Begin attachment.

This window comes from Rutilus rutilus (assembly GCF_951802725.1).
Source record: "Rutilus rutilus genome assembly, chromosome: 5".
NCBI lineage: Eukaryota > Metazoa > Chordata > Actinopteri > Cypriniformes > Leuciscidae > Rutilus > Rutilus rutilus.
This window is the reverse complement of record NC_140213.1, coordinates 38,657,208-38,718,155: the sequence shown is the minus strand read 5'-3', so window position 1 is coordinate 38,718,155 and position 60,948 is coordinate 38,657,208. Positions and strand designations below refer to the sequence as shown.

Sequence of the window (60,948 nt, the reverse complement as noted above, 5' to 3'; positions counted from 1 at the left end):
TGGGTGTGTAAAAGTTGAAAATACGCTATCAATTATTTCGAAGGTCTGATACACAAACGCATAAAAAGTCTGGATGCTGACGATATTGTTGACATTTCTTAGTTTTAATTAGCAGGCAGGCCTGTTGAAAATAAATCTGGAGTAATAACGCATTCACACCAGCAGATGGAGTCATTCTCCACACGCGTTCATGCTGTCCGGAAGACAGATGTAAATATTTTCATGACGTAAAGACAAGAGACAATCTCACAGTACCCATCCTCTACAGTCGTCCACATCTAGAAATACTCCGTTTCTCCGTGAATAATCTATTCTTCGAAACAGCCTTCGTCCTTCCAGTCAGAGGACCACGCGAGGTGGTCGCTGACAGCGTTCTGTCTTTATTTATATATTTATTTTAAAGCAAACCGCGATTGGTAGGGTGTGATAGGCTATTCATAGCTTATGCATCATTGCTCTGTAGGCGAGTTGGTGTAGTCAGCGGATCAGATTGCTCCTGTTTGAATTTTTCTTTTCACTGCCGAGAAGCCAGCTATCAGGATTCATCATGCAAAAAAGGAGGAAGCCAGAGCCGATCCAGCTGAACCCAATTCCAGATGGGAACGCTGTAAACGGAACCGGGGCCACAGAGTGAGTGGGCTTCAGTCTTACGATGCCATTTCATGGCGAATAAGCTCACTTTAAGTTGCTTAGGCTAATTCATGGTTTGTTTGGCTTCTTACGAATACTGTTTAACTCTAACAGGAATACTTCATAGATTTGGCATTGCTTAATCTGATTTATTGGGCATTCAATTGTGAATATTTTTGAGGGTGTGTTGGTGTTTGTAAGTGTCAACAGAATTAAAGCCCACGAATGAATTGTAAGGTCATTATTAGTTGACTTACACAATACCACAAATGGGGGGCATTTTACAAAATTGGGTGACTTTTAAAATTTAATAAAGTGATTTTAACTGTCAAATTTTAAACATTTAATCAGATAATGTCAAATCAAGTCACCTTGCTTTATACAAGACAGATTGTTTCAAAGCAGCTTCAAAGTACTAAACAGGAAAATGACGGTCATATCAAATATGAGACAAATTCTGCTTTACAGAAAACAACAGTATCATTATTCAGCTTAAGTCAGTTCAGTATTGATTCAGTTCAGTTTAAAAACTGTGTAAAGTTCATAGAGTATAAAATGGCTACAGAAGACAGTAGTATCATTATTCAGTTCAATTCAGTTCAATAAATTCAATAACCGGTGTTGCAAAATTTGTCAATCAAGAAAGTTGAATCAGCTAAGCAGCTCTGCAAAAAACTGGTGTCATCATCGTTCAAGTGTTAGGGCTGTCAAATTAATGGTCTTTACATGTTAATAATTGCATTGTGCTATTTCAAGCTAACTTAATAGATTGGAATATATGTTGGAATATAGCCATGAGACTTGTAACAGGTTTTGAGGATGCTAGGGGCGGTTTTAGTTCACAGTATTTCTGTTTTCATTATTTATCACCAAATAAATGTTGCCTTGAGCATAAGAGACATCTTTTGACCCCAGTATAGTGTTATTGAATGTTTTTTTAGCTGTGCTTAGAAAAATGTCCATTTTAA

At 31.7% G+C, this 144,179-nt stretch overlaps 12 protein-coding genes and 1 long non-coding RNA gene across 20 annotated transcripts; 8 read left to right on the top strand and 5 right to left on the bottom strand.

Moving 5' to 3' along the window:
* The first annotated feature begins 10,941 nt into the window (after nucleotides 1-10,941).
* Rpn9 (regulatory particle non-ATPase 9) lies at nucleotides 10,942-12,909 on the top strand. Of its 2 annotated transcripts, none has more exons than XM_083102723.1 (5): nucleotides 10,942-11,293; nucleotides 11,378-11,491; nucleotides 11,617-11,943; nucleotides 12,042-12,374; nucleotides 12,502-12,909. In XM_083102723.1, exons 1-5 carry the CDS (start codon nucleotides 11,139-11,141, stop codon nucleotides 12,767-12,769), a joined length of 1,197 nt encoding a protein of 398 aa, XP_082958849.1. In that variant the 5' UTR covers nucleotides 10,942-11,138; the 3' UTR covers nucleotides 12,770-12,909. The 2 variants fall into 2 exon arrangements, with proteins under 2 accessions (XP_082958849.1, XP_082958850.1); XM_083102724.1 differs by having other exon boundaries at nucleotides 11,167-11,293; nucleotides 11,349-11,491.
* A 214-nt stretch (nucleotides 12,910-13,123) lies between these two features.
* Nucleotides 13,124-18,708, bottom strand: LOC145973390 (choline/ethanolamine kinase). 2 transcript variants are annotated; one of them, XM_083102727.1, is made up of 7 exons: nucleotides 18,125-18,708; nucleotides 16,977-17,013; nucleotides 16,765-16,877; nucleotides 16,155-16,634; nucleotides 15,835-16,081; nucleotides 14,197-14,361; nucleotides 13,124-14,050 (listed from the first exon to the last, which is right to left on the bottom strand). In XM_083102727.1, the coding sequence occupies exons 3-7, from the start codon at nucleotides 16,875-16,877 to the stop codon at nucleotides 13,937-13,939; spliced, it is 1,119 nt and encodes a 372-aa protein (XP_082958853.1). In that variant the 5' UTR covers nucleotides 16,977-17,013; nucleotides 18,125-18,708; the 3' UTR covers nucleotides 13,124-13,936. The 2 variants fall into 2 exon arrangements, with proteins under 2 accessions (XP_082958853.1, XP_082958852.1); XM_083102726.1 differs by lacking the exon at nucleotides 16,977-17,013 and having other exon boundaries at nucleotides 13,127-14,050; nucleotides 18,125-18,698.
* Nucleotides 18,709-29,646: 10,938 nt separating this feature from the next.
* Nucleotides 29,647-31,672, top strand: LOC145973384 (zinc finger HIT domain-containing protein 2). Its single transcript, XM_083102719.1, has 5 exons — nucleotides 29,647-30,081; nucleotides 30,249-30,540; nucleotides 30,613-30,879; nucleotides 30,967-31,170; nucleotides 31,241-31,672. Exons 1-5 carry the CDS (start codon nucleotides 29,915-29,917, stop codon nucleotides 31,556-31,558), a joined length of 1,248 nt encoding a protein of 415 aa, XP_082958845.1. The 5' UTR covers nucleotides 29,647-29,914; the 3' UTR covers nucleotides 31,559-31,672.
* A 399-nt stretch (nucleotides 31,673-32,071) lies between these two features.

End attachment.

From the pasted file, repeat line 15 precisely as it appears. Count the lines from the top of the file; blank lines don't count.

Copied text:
* A 399-nt stretch (nucleotides 31,673-32,071) lies between these two features.